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Is it possible to run out of Log Sequence Numbers?

Antonios Chatzipavlis

Πριν από λίγο καιρό στο SQL Server Magazine διάβασα το παρακάτω το οποίο είναι αρκετά ενδιαφέρον μιας και την απάντηση την έχει δώσει ένας άνθρωπος που τον έχει φτίαξει ο Paul Randal, απολαύστε το

Q: I’ve been wondering about the algorithm for generating log sequence numbers for transaction log records and I’m concerned that with a high enough workload it may be possible to run out of log sequence numbers. What happens in that case?

A: There’s no need to worry as for all practical purposes it is not possible to run out of log sequence numbers.

As a bit of background, a log sequence number is a three-part number used to uniquely identify a transaction log record – constructed from the sequence number of the virtual log file (VLF) containing the log record; the log block number within the virtual log file; the log record number within the log block.

This isn’t really important, but what is important is that the VLF sequence number is a 64-bit number. Whenever a VLF is reused in the transaction log, the VLF sequence is increased by 1. So let’s do a little math…

Imagine a transaction log with 65536 VLFs, each one a quarter megabyte in size (not a nonsensical situation, depending on how your transaction log is being managed – for more details on this and on transaction log internals, see Importance of proper transaction log size management). Each time the log is completely used and wraps around to the start, the VLF sequence number will increase by 65536, which is 2 to-the-power 16 (2^16).

A 64-bit number can support 2^64 values. To be able to exhaust the 2^64 possible VLF sequence numbers, our example transaction log would have to wrap 2^64 / 2^16 = 2^48 times. That’s a lot of log wrapping. But how much transaction log does that equate to?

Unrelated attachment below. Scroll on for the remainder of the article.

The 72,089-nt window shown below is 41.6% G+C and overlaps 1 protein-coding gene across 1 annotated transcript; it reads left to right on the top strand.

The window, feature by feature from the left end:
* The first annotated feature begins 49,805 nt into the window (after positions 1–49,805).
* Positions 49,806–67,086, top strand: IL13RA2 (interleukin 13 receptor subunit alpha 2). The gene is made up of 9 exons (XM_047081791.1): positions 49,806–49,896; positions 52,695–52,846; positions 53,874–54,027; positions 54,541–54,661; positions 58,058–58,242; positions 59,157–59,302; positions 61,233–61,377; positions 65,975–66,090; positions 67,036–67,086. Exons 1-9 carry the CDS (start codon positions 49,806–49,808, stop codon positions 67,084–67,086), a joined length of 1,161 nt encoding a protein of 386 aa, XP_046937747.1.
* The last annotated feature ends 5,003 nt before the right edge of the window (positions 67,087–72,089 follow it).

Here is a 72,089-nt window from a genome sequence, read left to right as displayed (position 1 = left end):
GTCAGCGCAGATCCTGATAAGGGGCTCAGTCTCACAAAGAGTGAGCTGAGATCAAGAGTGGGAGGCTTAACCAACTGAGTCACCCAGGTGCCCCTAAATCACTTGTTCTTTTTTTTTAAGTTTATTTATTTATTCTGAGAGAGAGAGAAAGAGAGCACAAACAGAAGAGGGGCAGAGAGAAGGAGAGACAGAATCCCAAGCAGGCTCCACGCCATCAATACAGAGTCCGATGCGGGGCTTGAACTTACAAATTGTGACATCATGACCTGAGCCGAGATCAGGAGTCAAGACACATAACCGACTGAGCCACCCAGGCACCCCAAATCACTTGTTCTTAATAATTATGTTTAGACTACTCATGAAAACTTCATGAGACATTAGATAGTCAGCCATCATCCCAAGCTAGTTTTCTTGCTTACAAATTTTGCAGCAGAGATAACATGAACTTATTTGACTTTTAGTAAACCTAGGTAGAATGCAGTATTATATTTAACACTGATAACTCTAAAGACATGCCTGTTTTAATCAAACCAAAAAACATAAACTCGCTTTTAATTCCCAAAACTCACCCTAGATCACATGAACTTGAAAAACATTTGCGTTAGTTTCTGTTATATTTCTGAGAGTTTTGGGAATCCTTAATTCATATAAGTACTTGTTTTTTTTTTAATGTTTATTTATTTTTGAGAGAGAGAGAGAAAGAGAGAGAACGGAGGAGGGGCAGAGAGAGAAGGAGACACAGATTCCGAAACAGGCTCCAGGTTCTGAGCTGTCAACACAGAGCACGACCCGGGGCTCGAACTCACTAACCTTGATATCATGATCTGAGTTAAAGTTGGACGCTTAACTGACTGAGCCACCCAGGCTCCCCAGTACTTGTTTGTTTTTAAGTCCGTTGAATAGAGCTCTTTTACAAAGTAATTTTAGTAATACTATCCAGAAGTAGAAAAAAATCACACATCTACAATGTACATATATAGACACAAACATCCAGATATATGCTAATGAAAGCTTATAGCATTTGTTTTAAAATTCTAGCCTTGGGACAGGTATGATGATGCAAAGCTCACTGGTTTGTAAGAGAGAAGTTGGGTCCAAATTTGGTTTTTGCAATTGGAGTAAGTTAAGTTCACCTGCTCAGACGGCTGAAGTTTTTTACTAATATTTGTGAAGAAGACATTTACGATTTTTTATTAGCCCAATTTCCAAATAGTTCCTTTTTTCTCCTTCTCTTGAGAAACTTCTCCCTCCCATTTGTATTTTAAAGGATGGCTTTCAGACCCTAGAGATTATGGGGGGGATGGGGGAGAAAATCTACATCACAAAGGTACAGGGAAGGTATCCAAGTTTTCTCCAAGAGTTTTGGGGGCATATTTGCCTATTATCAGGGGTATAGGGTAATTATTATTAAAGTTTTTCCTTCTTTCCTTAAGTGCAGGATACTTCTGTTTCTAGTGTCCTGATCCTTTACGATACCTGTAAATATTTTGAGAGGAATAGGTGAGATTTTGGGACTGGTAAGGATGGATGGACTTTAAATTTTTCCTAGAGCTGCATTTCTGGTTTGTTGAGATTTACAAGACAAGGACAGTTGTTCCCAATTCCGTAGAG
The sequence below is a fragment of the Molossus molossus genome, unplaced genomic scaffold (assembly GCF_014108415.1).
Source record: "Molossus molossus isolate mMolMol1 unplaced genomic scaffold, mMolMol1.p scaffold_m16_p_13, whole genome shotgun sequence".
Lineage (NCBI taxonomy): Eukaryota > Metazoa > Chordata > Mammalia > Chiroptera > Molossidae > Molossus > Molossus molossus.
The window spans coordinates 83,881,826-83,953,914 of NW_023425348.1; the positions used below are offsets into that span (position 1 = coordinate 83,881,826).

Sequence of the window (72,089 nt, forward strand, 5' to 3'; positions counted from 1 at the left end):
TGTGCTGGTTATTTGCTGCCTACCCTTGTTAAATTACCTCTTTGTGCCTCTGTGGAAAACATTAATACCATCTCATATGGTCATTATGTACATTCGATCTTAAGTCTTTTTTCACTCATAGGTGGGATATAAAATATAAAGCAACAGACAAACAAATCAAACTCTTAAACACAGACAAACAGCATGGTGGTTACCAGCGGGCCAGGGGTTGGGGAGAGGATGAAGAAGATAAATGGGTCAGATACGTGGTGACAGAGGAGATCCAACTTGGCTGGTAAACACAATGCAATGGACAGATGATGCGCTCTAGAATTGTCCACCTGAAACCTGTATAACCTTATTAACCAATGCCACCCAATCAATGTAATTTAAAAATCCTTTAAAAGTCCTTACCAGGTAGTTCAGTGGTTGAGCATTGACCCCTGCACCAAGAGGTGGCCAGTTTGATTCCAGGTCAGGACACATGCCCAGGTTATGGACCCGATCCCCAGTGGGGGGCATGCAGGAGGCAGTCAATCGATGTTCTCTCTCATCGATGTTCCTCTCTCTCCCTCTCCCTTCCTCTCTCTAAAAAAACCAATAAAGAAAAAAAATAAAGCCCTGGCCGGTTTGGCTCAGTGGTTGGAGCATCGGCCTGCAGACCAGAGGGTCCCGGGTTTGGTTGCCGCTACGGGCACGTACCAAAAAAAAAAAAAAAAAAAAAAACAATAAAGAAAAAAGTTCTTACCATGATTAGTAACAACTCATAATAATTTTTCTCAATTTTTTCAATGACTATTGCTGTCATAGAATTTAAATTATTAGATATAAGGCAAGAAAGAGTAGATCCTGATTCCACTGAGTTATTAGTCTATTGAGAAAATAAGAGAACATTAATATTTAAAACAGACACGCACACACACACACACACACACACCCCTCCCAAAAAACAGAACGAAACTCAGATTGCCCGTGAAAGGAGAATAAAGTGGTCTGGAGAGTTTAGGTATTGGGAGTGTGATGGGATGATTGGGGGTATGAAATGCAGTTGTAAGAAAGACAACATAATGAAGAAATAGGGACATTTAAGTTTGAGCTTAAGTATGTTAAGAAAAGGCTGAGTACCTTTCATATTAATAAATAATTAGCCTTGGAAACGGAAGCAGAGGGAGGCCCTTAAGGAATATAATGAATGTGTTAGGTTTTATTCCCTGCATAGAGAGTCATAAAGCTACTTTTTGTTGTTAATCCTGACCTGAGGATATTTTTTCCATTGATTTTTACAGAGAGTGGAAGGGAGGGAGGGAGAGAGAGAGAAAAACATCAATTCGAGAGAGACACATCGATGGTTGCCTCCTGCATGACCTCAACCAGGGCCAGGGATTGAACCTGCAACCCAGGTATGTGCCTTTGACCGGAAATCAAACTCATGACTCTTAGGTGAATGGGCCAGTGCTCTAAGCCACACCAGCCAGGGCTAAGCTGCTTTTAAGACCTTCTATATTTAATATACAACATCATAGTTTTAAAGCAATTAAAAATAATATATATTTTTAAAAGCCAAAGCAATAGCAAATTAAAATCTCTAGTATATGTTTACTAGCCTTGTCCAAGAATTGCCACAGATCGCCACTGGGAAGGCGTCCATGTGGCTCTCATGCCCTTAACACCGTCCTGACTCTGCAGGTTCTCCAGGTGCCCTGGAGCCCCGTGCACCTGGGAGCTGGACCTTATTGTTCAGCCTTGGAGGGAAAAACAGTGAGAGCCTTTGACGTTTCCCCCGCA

Our example log is 65536 x 1/4MB in size, which is 16GB. To wrap that log 2^48 times, you’d need to generate 2^48 x 16GB of transaction log. Which equates to 4 billion petabytes (a petabyte = 1024 terabytes) of transaction log – quite an undertaking!

Even being able to write that log out to an SSD capable of a sustained 600 MB/s, it would take 4 billion petabytes / 600 megabytes = approximately 240 million years to generate 4 billion petabytes of transaction log.

As you can clearly see – no-one’s in any danger of running out of log sequence numbers!


Antonios Chatzipavlis

Antonios Chatzipavlis

Antonios is a Data Solutions Consultant and Trainer. He has been working in IT since 1988. In his career, he has worked as senior developer, IT Manager, Solutions Architect and IT Consultant. Since 1995 he has been devoted on new technologies and software development tools, mainly by Microsoft, either by training company staff and colleagues or assisting them in design, development and implementation as a consultant or chief developer. He has focused in Databases and Data Science since 1995. He specialized in Microsoft SQL Server since version 6.0 in areas like SQL Server Internals, Database Design and Development, Business Intelligence and in 2010 he has started working with Azure Data Platform, NoSQL databases, Big Data Technologies and Machine Learning. He is an active member of many IT communities in Greece, answering colleagues' questions and writing articles in his web site. He is the owner of SQLschool.gr which is a community portal with a lot of information about Microsoft SQL Server. He has been a Microsoft Certified Trainer (MCT) since 2000. Microsoft honored him as MVP on Data Platform due to his activities in SQL Server since 2010. He holds a large number of Microsoft Certifications and Microsoft SQL Server Certifications since version 6.5.


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